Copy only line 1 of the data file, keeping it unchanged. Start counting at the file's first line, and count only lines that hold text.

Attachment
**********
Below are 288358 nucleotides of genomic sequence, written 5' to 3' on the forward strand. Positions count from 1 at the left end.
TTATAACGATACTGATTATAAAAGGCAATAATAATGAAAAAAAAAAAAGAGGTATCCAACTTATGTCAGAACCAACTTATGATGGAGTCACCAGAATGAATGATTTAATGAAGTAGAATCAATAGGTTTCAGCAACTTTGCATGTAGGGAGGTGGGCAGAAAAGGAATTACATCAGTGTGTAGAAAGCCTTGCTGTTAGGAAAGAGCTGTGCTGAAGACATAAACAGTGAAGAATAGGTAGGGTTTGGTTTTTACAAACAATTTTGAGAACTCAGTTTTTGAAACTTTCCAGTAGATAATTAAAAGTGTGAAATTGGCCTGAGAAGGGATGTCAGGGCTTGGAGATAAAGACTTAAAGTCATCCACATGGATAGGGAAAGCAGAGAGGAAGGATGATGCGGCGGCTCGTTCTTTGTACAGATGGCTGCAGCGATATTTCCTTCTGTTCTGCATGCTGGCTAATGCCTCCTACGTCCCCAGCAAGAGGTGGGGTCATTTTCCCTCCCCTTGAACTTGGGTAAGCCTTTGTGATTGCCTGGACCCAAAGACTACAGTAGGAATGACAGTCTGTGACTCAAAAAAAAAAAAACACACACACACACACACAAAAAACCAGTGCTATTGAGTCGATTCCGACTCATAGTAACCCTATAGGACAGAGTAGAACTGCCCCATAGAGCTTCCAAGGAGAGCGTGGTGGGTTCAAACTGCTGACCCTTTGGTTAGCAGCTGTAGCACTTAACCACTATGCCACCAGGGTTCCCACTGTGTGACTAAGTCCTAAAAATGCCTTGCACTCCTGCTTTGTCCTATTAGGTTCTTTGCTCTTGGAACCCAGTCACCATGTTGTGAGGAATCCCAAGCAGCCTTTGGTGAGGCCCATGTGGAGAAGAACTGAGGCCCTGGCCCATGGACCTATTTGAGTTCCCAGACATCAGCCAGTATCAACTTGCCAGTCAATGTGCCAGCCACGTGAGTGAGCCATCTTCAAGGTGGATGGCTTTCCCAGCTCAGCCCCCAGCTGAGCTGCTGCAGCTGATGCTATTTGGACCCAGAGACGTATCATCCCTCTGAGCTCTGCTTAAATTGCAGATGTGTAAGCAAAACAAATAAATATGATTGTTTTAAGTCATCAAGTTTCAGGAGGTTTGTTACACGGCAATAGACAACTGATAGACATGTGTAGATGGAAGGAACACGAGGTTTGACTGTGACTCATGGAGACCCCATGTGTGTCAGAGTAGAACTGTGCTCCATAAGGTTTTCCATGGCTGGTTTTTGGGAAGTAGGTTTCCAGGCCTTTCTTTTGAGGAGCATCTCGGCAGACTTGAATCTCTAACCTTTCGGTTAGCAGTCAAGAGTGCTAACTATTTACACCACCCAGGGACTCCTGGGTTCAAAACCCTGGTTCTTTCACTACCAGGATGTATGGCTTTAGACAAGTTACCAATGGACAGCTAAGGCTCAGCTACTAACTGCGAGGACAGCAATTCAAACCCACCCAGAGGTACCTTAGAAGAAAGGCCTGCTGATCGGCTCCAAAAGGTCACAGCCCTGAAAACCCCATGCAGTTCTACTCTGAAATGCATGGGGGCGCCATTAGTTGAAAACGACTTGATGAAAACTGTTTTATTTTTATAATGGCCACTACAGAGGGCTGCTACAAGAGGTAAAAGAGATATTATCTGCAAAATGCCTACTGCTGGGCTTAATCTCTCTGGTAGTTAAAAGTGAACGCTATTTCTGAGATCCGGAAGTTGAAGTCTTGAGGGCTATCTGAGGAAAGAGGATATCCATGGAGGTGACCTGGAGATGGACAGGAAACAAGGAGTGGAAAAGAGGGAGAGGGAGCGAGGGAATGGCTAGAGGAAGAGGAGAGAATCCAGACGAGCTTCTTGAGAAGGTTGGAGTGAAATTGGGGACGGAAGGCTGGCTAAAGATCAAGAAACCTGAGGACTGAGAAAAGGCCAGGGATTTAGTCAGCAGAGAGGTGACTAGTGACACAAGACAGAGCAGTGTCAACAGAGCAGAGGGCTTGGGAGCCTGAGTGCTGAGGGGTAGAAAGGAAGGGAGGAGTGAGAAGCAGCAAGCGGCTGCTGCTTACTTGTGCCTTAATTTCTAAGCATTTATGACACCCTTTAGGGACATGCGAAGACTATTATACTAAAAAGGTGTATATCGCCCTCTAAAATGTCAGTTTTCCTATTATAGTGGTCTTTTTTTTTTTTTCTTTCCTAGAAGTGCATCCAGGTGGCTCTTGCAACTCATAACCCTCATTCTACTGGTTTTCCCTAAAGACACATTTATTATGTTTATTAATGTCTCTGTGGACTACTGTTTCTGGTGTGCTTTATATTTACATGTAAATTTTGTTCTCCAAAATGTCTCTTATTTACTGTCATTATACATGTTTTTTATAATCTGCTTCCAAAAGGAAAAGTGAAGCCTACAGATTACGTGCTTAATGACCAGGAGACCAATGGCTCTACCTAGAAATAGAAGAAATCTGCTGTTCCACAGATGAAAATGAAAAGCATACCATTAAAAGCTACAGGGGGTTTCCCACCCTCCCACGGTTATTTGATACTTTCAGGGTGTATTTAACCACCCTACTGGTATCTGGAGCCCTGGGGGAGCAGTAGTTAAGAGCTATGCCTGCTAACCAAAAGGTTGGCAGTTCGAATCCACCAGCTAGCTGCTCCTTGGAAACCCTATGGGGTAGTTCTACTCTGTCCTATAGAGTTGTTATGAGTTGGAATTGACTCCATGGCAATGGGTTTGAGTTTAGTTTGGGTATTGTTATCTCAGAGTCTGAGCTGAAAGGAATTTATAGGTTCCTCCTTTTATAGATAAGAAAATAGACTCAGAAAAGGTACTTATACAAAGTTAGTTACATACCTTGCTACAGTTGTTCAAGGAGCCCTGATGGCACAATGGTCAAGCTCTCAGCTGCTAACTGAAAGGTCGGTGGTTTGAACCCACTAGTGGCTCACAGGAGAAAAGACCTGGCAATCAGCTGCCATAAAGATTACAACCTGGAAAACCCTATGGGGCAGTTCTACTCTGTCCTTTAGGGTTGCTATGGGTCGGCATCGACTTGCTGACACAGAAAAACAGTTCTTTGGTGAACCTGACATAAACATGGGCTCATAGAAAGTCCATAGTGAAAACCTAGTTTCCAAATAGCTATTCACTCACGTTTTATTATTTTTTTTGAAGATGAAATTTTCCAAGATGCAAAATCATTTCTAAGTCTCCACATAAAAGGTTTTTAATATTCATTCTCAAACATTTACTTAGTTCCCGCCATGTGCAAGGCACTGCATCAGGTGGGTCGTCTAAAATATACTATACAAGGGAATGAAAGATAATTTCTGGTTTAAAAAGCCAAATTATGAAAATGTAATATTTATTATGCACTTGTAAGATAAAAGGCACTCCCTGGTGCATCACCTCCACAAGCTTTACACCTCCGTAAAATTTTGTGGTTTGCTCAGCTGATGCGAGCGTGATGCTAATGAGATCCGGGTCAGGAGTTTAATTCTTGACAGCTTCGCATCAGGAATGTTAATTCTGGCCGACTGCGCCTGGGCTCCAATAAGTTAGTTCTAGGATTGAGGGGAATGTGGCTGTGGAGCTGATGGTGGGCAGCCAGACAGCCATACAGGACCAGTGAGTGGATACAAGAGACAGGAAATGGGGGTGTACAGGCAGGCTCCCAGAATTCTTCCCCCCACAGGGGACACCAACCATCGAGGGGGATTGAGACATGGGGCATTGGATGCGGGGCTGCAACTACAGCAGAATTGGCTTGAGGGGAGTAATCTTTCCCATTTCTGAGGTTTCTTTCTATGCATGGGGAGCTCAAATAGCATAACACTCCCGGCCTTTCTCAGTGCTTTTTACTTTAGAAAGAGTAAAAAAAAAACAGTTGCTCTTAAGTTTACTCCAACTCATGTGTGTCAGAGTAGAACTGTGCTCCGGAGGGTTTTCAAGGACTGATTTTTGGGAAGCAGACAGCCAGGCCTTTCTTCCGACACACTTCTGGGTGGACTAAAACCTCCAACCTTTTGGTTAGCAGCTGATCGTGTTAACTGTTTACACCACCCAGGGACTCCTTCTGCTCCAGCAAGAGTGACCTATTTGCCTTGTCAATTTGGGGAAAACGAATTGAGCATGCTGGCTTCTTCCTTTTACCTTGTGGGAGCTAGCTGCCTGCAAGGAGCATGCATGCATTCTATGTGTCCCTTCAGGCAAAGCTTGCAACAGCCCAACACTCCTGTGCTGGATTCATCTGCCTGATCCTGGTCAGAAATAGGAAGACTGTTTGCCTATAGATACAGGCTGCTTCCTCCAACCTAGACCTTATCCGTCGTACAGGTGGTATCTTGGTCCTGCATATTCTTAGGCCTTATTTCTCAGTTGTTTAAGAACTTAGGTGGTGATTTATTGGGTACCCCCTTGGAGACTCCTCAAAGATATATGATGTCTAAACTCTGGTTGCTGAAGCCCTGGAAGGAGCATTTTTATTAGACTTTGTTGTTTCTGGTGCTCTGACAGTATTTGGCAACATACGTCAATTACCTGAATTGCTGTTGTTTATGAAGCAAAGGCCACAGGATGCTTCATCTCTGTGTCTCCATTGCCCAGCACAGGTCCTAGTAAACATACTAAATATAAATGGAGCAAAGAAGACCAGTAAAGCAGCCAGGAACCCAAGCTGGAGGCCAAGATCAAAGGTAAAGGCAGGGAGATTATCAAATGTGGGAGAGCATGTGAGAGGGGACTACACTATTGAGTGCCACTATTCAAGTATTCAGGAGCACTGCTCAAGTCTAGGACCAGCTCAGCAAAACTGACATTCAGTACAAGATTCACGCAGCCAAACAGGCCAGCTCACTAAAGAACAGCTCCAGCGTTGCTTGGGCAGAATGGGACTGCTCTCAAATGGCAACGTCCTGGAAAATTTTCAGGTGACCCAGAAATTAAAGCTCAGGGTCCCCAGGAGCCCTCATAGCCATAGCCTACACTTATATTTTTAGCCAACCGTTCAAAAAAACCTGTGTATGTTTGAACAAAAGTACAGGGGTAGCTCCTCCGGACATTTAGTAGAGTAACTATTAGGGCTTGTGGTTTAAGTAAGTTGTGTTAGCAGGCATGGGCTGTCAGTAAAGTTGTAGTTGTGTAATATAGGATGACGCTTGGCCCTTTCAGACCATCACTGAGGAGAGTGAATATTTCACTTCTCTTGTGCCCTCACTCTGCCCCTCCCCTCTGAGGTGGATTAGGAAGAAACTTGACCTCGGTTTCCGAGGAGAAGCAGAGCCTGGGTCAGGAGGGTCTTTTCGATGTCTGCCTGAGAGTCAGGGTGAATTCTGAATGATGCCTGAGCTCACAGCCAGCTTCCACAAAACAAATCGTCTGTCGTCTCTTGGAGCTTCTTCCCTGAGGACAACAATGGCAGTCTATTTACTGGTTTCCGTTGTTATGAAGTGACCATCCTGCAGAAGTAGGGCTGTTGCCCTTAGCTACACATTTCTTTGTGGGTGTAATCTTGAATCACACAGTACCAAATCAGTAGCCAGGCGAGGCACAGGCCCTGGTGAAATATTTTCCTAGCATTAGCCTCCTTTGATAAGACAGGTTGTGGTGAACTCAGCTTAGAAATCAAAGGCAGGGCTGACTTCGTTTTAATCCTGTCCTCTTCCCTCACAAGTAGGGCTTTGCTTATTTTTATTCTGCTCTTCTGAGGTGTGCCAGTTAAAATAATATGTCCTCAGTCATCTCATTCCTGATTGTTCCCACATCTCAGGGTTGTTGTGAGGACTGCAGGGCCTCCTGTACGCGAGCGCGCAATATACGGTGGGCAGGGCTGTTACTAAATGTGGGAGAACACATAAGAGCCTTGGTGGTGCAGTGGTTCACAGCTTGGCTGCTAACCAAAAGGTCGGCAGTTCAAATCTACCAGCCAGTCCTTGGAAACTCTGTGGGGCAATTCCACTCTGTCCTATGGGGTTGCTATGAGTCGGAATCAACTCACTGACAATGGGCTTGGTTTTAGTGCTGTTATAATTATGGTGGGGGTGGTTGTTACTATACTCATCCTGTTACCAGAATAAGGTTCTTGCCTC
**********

Below are 288358 nucleotides of genomic sequence, written 5' to 3' on the forward strand. Positions count from 1 at the left end.